“I only go to the bathroom every few days. It gets sooooo painful.”

*This is what you might be saying.*

Bloated, gassy, constipated, body pains, heart burn, low back pain, depressed, anxious, or sore joints. 

*This is what you might be experiencing.*

Frustrated, embarrassed, angry, sad, annoyed, fearful, or isolated.

*This is what you might be feeling.*

It can feel like a never ending cycle of get hungry, eat food, be uncomfortable, get frustrated. Maybe this is only occasional for you.

When it does happen, it feels all consuming. Nothing else matters in that moment except figuring out what to do to take away the pain and discomfort. 

This is preciously why gut health is becoming such a popular topic; It is happening more and more and to more people. And when you look past the frequency of occurrences, you will start to discover that gut imbalances are actually linked to way more than just bloating and gas—IBS, autoimmune disorders, mood imbalances, inflammation, chronic pain, Celiac’s Disease, joint pain, excessive bloating, Candida, SIBO, just to name a few.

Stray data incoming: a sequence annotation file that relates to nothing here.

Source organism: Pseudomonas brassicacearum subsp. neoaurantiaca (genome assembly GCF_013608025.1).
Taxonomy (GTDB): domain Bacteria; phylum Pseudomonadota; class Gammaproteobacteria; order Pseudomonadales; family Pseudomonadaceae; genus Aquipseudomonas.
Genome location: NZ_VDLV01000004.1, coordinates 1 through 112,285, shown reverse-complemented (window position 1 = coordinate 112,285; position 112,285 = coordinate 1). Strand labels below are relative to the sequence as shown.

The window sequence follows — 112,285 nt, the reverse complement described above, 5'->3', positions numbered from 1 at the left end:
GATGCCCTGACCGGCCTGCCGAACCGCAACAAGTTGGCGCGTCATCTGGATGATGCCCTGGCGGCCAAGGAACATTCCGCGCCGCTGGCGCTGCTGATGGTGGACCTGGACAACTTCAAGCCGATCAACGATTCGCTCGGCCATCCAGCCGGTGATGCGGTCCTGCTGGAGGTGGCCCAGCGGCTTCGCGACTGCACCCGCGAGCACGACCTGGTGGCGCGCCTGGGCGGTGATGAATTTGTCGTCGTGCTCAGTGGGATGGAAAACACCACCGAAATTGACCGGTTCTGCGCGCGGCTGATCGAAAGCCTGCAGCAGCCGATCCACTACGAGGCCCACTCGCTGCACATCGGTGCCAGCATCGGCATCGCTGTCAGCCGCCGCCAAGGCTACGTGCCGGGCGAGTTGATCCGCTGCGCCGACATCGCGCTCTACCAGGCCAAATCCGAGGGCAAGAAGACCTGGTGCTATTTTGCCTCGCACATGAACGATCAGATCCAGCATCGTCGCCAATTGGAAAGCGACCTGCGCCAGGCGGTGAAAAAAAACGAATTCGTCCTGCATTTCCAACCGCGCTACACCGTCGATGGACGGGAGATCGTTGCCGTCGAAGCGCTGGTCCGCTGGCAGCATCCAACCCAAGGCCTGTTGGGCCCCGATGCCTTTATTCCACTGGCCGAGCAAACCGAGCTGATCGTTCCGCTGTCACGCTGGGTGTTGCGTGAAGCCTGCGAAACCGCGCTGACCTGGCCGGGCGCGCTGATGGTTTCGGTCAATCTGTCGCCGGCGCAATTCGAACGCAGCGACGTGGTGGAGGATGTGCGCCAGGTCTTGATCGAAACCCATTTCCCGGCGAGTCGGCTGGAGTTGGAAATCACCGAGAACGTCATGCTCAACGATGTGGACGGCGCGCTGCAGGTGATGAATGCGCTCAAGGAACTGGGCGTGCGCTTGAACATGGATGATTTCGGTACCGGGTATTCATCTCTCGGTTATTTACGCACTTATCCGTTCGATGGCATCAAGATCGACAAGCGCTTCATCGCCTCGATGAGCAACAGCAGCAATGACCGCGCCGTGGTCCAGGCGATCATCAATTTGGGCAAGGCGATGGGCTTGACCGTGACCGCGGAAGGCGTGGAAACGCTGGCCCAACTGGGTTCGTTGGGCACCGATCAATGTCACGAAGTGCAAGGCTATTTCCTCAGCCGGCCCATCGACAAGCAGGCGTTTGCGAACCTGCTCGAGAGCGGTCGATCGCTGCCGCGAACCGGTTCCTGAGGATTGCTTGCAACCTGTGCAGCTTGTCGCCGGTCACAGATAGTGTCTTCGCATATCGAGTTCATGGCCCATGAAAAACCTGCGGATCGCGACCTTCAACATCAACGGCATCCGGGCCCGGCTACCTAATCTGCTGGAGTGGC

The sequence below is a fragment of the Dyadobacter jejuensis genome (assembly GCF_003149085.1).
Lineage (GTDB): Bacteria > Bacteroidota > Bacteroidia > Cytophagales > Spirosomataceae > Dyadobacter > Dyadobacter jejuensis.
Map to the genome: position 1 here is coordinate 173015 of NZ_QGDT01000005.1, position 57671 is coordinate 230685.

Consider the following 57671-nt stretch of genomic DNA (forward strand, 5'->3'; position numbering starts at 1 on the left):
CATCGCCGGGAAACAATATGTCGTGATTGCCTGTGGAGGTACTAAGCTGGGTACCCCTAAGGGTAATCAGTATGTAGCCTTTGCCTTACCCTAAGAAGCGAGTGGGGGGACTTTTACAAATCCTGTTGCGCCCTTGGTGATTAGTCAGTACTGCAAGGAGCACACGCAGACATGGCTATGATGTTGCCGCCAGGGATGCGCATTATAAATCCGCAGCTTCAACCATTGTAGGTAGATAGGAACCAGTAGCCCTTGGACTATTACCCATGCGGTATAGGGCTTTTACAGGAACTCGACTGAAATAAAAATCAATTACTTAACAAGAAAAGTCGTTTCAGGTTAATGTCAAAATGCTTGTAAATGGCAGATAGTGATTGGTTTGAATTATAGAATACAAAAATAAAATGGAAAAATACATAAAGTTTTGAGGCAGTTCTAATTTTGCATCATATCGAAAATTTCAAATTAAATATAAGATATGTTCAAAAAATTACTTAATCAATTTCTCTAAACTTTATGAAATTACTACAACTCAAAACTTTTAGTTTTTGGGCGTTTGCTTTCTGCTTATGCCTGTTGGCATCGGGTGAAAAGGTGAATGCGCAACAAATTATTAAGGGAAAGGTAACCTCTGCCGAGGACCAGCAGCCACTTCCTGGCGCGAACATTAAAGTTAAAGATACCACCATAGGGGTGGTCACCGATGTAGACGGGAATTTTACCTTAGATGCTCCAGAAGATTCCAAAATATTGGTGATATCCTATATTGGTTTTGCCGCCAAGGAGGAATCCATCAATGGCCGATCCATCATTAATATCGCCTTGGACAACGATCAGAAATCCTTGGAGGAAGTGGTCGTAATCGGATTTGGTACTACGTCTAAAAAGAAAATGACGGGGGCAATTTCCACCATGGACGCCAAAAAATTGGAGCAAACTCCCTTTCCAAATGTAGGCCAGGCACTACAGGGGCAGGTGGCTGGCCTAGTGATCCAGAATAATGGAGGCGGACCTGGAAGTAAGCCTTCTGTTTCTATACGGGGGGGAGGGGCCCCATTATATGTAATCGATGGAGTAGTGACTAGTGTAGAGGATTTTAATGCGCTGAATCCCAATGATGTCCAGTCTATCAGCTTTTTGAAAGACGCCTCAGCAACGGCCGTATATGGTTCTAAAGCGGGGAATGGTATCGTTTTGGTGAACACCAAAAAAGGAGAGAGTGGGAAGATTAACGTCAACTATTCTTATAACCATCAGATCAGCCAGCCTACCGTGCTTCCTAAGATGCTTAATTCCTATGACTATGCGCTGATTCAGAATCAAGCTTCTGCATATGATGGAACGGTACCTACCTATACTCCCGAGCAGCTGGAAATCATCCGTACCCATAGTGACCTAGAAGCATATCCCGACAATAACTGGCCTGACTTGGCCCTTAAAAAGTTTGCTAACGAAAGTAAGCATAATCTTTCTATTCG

One area not often mentioned is the direct relationship that gut health has with how strong your immune system is. About 70% of your immune cells live in your gut. The stronger the gut bacteria that you have built up, the more it can crowd out the unhealthy bacteria and not allow it to hang out on your gut lining and populate. If your gut health is not up to par, your immune system can not operate at it’s best.